from fossel fuels in 2013, and then again in 2018. over the last five years the energy sector has been by far the worst performing sector of the market. will you commit to making a motion to divest san francisco retirement system from fossel fuels? >> answer: yes. my thought is -- i happen to believe in this deeply, and i was really heartened to see that the norwegian sovereign fund, the number one product of norway, oil. the norwegian sovereign fund just last week ordered a divestiture of fossel fuels. it is interesting. >> chairwoman: thank you. we are joined by supervisor safai. did you have some questions? >> yes. i just wanted to make a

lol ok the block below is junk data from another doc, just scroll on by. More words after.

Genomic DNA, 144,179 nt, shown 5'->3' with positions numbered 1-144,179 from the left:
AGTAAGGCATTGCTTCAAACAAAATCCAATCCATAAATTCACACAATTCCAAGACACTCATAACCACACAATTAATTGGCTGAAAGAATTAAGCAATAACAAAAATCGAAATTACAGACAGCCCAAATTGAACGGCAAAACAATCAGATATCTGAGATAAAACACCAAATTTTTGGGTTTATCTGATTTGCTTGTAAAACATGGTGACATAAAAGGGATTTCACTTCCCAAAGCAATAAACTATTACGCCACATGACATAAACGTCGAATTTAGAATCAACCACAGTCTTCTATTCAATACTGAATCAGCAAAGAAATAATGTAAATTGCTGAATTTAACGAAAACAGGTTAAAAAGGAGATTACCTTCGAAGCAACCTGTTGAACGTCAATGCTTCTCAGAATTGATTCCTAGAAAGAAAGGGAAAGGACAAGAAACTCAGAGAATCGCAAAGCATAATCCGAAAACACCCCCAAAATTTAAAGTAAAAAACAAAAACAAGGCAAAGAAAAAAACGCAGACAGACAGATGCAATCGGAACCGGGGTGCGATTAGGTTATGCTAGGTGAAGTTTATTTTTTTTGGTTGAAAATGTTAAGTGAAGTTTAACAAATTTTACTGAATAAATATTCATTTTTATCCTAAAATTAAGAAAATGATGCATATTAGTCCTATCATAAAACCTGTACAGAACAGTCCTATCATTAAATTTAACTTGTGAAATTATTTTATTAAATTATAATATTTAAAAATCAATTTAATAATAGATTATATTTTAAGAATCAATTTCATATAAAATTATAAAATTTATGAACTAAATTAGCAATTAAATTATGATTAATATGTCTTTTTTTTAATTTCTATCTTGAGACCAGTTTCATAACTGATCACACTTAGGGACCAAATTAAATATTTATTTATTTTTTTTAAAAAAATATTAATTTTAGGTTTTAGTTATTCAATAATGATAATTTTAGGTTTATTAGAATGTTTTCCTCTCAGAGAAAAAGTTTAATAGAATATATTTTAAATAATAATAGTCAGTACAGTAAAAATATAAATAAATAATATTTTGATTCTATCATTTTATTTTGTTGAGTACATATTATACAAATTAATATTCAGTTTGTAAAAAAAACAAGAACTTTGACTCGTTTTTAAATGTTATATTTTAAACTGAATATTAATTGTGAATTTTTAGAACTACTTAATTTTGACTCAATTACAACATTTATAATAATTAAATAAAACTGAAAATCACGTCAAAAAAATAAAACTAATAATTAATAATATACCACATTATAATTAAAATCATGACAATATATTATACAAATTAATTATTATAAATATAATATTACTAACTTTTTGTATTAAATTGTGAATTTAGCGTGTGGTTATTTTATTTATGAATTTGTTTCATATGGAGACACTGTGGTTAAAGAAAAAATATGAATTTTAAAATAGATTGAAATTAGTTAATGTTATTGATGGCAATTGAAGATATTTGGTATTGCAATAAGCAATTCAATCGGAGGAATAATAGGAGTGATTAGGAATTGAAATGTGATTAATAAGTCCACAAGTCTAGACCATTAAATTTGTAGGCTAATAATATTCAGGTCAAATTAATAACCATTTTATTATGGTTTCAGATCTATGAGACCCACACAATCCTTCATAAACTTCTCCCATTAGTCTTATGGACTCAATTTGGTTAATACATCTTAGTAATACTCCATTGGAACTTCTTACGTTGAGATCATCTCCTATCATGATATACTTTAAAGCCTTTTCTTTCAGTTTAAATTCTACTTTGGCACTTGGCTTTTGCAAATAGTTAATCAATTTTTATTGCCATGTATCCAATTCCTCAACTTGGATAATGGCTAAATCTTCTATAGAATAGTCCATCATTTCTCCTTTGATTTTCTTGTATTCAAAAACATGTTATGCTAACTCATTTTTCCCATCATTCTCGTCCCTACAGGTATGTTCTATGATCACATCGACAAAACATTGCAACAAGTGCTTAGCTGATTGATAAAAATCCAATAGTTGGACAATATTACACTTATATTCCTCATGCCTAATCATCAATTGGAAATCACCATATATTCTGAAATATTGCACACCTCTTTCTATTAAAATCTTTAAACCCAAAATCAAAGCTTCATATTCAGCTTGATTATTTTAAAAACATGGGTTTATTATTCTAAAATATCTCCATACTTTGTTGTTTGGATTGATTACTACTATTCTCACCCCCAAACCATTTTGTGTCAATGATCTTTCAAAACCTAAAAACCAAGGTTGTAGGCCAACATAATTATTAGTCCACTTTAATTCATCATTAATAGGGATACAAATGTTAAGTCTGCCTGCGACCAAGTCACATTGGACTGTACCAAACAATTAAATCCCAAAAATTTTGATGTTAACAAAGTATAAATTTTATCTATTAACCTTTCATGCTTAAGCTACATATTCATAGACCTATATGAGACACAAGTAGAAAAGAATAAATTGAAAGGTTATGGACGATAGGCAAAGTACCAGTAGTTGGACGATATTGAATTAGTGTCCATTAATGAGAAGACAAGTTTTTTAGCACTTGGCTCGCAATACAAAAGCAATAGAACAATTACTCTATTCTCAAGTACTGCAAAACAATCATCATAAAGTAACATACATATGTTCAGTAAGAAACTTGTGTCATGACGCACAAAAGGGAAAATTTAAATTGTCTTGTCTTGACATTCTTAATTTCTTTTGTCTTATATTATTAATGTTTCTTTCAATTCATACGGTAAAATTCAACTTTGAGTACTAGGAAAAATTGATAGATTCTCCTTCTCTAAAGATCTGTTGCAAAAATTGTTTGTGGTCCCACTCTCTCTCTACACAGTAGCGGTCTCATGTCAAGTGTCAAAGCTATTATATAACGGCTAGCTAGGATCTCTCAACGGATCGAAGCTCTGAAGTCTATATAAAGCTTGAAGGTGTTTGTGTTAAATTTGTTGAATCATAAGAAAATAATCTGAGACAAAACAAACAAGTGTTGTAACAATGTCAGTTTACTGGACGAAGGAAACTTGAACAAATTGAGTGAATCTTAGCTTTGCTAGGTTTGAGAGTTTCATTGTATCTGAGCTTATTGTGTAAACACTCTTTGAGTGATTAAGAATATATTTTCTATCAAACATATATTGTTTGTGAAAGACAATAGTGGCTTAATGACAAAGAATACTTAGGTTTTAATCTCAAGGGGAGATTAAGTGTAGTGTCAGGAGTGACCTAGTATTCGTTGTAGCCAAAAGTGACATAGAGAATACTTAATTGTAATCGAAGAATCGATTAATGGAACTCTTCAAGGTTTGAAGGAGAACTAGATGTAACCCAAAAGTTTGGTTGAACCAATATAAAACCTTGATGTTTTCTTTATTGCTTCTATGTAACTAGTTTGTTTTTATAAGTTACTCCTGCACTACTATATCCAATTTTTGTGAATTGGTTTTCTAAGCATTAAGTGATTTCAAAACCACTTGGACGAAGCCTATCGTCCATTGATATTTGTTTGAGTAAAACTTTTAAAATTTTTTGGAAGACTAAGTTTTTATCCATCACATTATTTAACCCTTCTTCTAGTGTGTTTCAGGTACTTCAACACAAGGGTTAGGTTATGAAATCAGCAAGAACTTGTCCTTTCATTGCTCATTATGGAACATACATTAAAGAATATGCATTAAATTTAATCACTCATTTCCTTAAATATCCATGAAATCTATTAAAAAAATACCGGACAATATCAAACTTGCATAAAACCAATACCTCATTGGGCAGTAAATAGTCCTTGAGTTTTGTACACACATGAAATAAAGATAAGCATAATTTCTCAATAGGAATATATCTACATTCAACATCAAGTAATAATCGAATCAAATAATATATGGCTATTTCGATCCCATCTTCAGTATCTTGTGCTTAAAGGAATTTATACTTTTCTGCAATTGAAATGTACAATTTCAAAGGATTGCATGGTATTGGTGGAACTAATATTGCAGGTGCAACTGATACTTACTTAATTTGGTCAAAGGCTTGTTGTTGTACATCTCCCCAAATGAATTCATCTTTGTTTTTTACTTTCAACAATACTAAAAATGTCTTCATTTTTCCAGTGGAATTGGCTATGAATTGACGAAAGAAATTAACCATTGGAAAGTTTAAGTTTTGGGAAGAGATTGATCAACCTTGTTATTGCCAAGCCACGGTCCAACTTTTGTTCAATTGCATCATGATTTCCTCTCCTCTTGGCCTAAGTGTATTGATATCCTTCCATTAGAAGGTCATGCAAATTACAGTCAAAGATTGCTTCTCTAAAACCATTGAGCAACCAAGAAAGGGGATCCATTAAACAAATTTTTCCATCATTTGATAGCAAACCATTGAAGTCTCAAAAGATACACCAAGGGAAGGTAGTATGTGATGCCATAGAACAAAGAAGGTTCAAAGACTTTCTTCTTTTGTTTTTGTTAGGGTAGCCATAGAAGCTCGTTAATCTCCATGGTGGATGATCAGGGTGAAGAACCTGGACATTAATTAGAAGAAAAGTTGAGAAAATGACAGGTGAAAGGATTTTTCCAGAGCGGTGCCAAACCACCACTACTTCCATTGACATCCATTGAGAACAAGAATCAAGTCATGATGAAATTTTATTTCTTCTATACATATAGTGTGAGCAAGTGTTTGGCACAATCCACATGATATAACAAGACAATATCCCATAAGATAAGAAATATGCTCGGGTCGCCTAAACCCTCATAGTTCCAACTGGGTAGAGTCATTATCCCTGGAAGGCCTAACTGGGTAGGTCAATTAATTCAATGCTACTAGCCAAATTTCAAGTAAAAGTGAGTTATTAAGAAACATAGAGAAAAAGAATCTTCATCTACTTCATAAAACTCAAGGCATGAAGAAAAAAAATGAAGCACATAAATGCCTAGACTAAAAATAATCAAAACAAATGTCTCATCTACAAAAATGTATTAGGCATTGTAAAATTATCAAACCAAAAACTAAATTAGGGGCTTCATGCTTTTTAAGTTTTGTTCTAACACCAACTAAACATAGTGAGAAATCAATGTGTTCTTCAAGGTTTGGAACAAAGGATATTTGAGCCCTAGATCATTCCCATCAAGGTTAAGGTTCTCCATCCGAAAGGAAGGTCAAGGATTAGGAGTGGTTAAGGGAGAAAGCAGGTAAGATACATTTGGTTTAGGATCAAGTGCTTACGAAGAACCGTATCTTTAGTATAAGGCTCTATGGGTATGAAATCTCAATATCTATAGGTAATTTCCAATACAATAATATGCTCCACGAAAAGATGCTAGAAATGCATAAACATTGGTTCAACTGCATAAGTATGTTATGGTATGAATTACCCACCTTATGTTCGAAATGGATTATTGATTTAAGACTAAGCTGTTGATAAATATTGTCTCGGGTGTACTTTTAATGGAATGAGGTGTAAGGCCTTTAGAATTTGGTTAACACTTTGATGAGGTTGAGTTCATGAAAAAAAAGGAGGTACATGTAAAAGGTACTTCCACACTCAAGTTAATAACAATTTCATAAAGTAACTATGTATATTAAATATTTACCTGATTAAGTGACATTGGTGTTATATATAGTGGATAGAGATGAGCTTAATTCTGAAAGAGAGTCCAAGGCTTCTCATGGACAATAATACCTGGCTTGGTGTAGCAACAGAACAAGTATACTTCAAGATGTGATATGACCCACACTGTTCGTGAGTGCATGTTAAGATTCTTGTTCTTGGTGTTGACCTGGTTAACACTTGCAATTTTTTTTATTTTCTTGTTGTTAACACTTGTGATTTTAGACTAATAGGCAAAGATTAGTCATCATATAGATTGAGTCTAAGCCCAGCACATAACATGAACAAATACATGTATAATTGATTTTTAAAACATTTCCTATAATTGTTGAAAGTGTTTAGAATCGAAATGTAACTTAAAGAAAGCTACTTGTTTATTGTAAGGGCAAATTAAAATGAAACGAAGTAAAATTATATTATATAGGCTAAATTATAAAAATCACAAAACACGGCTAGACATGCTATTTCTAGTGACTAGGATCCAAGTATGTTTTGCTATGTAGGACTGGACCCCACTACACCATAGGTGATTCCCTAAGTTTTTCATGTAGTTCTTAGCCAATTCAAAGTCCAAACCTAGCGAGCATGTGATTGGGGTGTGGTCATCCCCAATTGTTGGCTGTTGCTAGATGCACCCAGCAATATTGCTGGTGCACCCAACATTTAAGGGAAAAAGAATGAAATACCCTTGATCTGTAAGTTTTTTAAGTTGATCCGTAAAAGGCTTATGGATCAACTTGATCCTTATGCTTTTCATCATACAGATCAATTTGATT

statement and ask a question or two. thank you, madam chair. i am the representative of the board on the retirement board for our body. i had the pleasure of sitting down with mr. helfun and talking to him -- >> in your district. >> in my district, right. i wanted to say a few things for the record that we talked about, and i think it is important that it be noted that our retirement fund has grown over the last number of years. many city employees are here, including ourselves. our number one responsibility is to grow that fund so we are fully funded for those that retire. we have that feduciary responsibility. we are 90% funded for all of our retir retirees. so we're doing exceedingly well. one of the things that has